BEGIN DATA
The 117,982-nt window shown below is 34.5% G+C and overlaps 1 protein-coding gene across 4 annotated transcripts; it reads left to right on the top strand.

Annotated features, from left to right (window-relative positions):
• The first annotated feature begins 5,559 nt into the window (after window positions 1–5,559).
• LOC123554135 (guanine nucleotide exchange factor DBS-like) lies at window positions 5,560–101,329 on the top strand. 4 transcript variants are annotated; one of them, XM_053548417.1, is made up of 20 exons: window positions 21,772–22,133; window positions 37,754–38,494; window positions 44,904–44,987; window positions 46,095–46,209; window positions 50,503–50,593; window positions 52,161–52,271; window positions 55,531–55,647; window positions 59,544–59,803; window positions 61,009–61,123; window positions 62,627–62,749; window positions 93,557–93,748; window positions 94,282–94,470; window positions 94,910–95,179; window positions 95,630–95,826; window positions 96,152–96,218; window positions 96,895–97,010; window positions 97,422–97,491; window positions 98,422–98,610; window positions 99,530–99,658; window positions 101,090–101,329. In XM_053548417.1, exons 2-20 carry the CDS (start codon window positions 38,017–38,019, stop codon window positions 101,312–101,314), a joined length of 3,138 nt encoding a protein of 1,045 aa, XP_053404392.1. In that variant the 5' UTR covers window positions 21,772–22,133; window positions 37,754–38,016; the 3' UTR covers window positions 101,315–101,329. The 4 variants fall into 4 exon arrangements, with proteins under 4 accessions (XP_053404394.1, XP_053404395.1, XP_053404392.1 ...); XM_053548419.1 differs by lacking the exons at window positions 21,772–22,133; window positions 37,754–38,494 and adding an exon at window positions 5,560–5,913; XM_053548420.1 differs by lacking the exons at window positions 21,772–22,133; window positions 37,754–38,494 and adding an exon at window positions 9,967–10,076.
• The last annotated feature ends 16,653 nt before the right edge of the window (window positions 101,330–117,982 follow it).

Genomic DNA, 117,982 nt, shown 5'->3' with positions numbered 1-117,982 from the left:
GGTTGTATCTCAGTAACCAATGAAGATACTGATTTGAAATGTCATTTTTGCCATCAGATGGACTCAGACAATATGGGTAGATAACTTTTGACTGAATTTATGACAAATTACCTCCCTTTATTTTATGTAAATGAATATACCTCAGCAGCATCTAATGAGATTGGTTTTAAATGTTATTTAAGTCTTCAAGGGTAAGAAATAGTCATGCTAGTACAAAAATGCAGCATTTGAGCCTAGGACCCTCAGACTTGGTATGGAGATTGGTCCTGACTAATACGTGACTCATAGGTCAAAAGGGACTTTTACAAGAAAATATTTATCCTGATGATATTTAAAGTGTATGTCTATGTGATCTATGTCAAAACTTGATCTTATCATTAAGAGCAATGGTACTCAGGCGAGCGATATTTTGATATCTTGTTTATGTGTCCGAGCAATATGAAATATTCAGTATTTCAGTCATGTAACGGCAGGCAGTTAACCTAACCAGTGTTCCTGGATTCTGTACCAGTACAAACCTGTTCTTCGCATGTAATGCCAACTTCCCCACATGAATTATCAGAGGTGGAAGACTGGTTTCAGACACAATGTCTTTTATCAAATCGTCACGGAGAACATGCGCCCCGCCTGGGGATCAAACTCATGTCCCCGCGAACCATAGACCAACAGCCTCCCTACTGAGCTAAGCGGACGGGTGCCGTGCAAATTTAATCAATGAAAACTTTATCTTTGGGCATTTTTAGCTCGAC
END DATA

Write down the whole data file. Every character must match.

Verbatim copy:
The 117,982-nt window shown below is 34.5% G+C and overlaps 1 protein-coding gene across 4 annotated transcripts; it reads left to right on the top strand.

Annotated features, from left to right (window-relative positions):
• The first annotated feature begins 5,559 nt into the window (after window positions 1–5,559).
• LOC123554135 (guanine nucleotide exchange factor DBS-like) lies at window positions 5,560–101,329 on the top strand. 4 transcript variants are annotated; one of them, XM_053548417.1, is made up of 20 exons: window positions 21,772–22,133; window positions 37,754–38,494; window positions 44,904–44,987; window positions 46,095–46,209; window positions 50,503–50,593; window positions 52,161–52,271; window positions 55,531–55,647; window positions 59,544–59,803; window positions 61,009–61,123; window positions 62,627–62,749; window positions 93,557–93,748; window positions 94,282–94,470; window positions 94,910–95,179; window positions 95,630–95,826; window positions 96,152–96,218; window positions 96,895–97,010; window positions 97,422–97,491; window positions 98,422–98,610; window positions 99,530–99,658; window positions 101,090–101,329. In XM_053548417.1, exons 2-20 carry the CDS (start codon window positions 38,017–38,019, stop codon window positions 101,312–101,314), a joined length of 3,138 nt encoding a protein of 1,045 aa, XP_053404392.1. In that variant the 5' UTR covers window positions 21,772–22,133; window positions 37,754–38,016; the 3' UTR covers window positions 101,315–101,329. The 4 variants fall into 4 exon arrangements, with proteins under 4 accessions (XP_053404394.1, XP_053404395.1, XP_053404392.1 ...); XM_053548419.1 differs by lacking the exons at window positions 21,772–22,133; window positions 37,754–38,494 and adding an exon at window positions 5,560–5,913; XM_053548420.1 differs by lacking the exons at window positions 21,772–22,133; window positions 37,754–38,494 and adding an exon at window positions 9,967–10,076.
• The last annotated feature ends 16,653 nt before the right edge of the window (window positions 101,330–117,982 follow it).

Genomic DNA, 117,982 nt, shown 5'->3' with positions numbered 1-117,982 from the left:
GGTTGTATCTCAGTAACCAATGAAGATACTGATTTGAAATGTCATTTTTGCCATCAGATGGACTCAGACAATATGGGTAGATAACTTTTGACTGAATTTATGACAAATTACCTCCCTTTATTTTATGTAAATGAATATACCTCAGCAGCATCTAATGAGATTGGTTTTAAATGTTATTTAAGTCTTCAAGGGTAAGAAATAGTCATGCTAGTACAAAAATGCAGCATTTGAGCCTAGGACCCTCAGACTTGGTATGGAGATTGGTCCTGACTAATACGTGACTCATAGGTCAAAAGGGACTTTTACAAGAAAATATTTATCCTGATGATATTTAAAGTGTATGTCTATGTGATCTATGTCAAAACTTGATCTTATCATTAAGAGCAATGGTACTCAGGCGAGCGATATTTTGATATCTTGTTTATGTGTCCGAGCAATATGAAATATTCAGTATTTCAGTCATGTAACGGCAGGCAGTTAACCTAACCAGTGTTCCTGGATTCTGTACCAGTACAAACCTGTTCTTCGCATGTAATGCCAACTTCCCCACATGAATTATCAGAGGTGGAAGACTGGTTTCAGACACAATGTCTTTTATCAAATCGTCACGGAGAACATGCGCCCCGCCTGGGGATCAAACTCATGTCCCCGCGAACCATAGACCAACAGCCTCCCTACTGAGCTAAGCGGACGGGTGCCGTGCAAATTTAATCAATGAAAACTTTATCTTTGGGCATTTTTAGCTCGAC